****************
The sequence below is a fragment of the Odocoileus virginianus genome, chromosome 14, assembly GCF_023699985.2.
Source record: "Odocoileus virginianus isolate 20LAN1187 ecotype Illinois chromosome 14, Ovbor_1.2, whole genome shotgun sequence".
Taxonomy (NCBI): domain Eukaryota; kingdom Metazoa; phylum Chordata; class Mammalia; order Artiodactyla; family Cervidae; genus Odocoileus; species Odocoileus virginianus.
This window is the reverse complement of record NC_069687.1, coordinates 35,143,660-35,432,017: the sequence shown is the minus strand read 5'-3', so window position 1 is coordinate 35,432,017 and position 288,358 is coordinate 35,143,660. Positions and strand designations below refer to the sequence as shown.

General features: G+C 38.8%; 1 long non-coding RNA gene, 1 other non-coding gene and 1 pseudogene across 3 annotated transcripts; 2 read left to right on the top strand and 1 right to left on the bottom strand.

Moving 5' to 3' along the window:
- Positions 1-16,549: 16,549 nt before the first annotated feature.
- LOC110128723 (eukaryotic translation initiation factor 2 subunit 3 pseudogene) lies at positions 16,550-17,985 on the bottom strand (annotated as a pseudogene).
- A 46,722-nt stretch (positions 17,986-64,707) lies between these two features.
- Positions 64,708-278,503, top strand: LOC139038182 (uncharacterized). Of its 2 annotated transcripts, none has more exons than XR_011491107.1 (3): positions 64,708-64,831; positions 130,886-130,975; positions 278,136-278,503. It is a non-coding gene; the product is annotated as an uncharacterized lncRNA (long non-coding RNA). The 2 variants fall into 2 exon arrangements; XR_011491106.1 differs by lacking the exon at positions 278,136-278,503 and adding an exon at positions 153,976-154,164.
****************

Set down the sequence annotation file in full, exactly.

The sequence below is a fragment of the Odocoileus virginianus genome, chromosome 14, assembly GCF_023699985.2.
Source record: "Odocoileus virginianus isolate 20LAN1187 ecotype Illinois chromosome 14, Ovbor_1.2, whole genome shotgun sequence".
Taxonomy (NCBI): domain Eukaryota; kingdom Metazoa; phylum Chordata; class Mammalia; order Artiodactyla; family Cervidae; genus Odocoileus; species Odocoileus virginianus.
This window is the reverse complement of record NC_069687.1, coordinates 35,143,660-35,432,017: the sequence shown is the minus strand read 5'-3', so window position 1 is coordinate 35,432,017 and position 288,358 is coordinate 35,143,660. Positions and strand designations below refer to the sequence as shown.

General features: G+C 38.8%; 1 long non-coding RNA gene, 1 other non-coding gene and 1 pseudogene across 3 annotated transcripts; 2 read left to right on the top strand and 1 right to left on the bottom strand.

Moving 5' to 3' along the window:
- Positions 1-16,549: 16,549 nt before the first annotated feature.
- LOC110128723 (eukaryotic translation initiation factor 2 subunit 3 pseudogene) lies at positions 16,550-17,985 on the bottom strand (annotated as a pseudogene).
- A 46,722-nt stretch (positions 17,986-64,707) lies between these two features.
- Positions 64,708-278,503, top strand: LOC139038182 (uncharacterized). Of its 2 annotated transcripts, none has more exons than XR_011491107.1 (3): positions 64,708-64,831; positions 130,886-130,975; positions 278,136-278,503. It is a non-coding gene; the product is annotated as an uncharacterized lncRNA (long non-coding RNA). The 2 variants fall into 2 exon arrangements; XR_011491106.1 differs by lacking the exon at positions 278,136-278,503 and adding an exon at positions 153,976-154,164.